Gores may have started as accidents, but they soon became useful to the Legislature, which doled them out almost like consolation prizes to people petitioning the state for land.
Not a train ran for nearly three days. Montpelier didn’t have mail from the south for four days, and people in Rutland fought through drifts that ranged from 4 feet to over their heads to get about town.
What drew people to the group varied. Some were attracted by its message of hatred and exclusion, while others described it as a social club, akin to the Masons or Rotary.
Sixty French soldiers huddled inside a small fort on an island in the middle of Lake Champlain during the winter of 1666. Each must have wondered: “What am I doing here?”
Lawmakers and the public have long shown their ambivalence about banning alcohol production and sales as a way to combat the social ills of its abuse.
James Fisk conducted his affairs — both financial and personal — with all the subtlety of a carnival barker. And that was his undoing.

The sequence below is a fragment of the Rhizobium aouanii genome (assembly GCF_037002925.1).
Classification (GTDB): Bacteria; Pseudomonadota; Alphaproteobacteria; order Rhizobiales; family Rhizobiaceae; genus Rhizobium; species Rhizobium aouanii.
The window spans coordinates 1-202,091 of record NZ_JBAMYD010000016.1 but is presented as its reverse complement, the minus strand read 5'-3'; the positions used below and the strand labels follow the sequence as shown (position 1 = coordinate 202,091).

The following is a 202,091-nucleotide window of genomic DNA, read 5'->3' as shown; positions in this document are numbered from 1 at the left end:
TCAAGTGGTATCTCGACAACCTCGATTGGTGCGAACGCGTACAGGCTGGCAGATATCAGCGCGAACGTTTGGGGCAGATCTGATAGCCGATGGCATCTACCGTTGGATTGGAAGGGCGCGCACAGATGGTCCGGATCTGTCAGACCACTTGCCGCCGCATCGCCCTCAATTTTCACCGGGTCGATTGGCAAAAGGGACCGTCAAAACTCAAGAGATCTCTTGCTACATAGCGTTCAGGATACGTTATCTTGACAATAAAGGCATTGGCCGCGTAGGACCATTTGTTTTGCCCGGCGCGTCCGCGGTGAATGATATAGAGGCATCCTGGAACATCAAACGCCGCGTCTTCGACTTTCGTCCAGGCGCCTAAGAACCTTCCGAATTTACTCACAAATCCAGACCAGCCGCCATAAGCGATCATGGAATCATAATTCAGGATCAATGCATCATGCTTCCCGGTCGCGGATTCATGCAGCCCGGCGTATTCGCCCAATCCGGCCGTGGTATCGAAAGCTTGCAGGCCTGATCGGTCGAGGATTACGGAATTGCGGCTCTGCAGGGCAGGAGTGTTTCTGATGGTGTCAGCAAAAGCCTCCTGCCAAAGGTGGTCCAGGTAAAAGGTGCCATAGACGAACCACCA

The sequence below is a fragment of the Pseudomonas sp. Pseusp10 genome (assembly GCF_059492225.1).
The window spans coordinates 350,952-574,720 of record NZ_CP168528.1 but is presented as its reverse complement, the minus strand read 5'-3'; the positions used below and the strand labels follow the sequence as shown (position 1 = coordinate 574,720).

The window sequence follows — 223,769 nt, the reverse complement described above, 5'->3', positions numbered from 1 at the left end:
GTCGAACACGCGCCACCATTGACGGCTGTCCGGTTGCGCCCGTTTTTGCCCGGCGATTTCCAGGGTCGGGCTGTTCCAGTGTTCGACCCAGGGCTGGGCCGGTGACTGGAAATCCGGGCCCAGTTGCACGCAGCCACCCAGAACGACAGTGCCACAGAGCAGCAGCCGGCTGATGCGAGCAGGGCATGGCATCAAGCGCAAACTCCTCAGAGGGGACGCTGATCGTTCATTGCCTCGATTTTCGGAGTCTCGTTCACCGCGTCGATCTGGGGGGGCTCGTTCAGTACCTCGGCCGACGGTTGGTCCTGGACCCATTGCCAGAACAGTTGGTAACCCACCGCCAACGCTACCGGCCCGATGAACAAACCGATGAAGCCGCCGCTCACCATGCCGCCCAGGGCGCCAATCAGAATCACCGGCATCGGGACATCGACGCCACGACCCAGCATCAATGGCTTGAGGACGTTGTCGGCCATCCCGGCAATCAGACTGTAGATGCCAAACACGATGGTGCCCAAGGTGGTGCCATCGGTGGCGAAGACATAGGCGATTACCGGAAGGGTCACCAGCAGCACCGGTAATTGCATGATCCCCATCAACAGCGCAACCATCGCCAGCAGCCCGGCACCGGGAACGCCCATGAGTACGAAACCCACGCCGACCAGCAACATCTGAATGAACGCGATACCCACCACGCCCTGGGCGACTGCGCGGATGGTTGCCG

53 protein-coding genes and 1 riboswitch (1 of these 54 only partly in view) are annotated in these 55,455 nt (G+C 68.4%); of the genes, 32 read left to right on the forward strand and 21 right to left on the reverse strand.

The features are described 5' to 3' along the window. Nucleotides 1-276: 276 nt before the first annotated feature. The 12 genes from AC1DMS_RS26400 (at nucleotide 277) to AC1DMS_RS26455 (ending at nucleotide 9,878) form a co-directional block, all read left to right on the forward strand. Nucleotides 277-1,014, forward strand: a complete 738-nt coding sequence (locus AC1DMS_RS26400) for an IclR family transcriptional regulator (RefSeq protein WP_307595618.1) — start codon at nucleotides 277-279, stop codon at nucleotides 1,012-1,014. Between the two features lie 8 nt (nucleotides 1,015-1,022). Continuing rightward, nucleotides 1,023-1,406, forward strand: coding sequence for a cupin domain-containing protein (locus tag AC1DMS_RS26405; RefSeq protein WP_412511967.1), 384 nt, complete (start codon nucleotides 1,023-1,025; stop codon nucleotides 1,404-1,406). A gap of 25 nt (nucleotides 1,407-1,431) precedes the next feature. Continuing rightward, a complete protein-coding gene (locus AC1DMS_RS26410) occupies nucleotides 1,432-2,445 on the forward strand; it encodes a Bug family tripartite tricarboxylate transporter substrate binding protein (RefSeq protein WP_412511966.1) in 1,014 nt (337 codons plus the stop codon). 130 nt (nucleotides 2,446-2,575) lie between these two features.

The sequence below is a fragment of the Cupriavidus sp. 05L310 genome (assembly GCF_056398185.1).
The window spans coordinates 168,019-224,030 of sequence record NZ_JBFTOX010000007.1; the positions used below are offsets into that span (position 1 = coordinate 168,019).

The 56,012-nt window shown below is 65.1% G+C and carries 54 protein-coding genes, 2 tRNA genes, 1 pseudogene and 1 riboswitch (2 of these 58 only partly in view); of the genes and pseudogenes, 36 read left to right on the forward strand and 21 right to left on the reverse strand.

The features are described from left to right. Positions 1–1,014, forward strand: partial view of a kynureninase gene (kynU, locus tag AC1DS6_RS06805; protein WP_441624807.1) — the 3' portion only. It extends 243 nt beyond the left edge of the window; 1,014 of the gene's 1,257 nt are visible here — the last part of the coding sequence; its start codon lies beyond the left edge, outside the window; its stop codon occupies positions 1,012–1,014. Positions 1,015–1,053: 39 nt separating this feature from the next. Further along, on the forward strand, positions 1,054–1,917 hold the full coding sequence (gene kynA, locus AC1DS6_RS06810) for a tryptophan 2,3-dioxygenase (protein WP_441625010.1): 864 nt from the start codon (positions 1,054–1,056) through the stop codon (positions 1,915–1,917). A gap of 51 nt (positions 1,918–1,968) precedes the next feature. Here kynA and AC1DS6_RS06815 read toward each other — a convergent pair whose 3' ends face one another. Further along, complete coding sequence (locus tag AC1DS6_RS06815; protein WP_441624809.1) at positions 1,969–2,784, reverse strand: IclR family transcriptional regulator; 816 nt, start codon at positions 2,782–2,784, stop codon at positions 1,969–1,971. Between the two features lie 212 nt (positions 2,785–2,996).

The story told of how one Vermont family would put their elderly and infirm into a sort of hibernation for the winter.
Lillian Gish never forgot her time in Vermont. Perhaps it was the hardships she endured to create a famous scene, and the emotional reaction it elicited from audience members.
When Clarina Howard Nichols took her activism to the Statehouse, she could hardly have been more alone.
The swearing-in of Calvin Coolidge as president was so humble that about the only preparation seems to have been that his father took time to shave before administering the oath.
During the mid-1900s, two governors – a Republican and a Democrat – wrought reforms that drastically expanded state government and its role in the lives of Vermonters.
People have long seen the state’s frozen waters as an invitation to play, although risk was often part of the excitement.
The 1856 event, which was carried in newspapers and magazines in the U.S. and around the world, launched 22-year-old Larkin Goldsmith Mead to international fame.
Silas Griffith was a harsh businessman, but today his legacy in the towns of Danby and Mount Tabor is one of generosity.